Log Buffer #132: a Carnival of the Vanities for DBAs
January 22, 2009 7 Comments
>Welcome to the 132nd edition of Log Buffer, the weekly review of database blogs.
This is my first post of this New Year, so let’s kick it off with a new blog.
Joel Goodman has begun his Blog from the DBA Classroom. This week he has been discussing the different ASM Storage Possibilities, but make sure to check out his older posts too if you missed them. I’ll certainly be keeping an eye on this blog.
Keeping on the education theme here, Dan Norris has a few thoughts on his blog regarding certifications.
I think the subject of certifications will always divide opinion, but something that did interest me here was the comment from a Senior Exec of a certification company, who informed Dan that ” Their certification enrollments are approaching record levels due to the economic “downturn” “
Keeping with the economy, but switching technologies, Kevin Kline over at the SQL Blog is asking ‘Does the down economy have an impact on your job?’. Rather than talking about IT layoffs though, he’s asking if DBAs are struggling to justify attendance at Conferences and User Group meetings and talks about the potential knock-on effects of such cut-backs. Interesting stuff.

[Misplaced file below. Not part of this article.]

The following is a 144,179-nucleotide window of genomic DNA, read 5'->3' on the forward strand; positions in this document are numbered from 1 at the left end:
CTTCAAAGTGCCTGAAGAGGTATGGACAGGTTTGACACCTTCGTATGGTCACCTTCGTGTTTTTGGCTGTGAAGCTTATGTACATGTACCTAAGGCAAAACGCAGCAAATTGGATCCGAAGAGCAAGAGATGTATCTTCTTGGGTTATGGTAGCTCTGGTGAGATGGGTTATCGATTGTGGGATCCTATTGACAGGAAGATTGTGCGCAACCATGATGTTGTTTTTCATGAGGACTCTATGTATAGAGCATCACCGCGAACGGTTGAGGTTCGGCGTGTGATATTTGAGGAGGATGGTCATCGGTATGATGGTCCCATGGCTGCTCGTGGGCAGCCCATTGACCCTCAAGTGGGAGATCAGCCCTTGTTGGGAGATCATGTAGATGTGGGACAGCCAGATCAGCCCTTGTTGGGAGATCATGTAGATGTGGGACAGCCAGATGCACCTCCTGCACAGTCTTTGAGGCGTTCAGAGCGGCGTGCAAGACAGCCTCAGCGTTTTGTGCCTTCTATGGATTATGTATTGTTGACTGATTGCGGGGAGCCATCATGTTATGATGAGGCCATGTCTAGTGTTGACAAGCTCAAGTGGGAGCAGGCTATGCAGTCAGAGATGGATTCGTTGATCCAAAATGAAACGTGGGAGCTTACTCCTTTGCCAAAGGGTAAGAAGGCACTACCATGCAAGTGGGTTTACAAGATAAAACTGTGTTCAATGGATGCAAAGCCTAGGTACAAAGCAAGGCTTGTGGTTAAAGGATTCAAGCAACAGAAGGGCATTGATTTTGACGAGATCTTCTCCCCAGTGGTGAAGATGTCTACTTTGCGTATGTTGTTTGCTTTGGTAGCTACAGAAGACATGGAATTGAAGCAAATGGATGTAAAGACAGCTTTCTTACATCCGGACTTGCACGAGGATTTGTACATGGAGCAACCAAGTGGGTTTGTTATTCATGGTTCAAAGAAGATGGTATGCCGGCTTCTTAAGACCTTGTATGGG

OK, enough doom and gloom, let’s go and find some happy posts.
Further anniversary news from H.Tonguç Yılmaz as The Turkish Oracle Users Group Forum prepares for it’s 10th Anniversary with a whole host of new blogs
More good news as Harald van Breederode tells us it is possible to recall command line history in tools such as SQL*Plus.
Rhonda Tipton also shares a handy trick for SQL Server users on how to easily convert date formats from one style to another, I’m sure all of us have been caught out by the US/UK date thing at one time or another!
PostgreSQL Users also have something to look forward to with Xaprb talking about the new windowing functions and common table expressions coming up in the next release.
Back to Oracle now, and a post from Pythian’s Lukas Vysusil. I have to admit, I found his ‘Hitting Oracle with a Hammer’ title a bit misleading, especially as he kicks off with “Recently, I had an opportunity to participate in a stress-testing exercise”.
I thought ‘Yeah, when I get stressed I could whack Oracle with a Hammer too”. Typically, my misinterpretation was way off the mark. No gratuitous violence, just a great post about, well, stress-testing.
Speaking of misinterpretations, I’m going to finish this week’s log buffer with something for you to think about. Justin Kestelyn over at the OTN Blog asks ‘What does “Freedom of Speech” mean in the Context of Community?’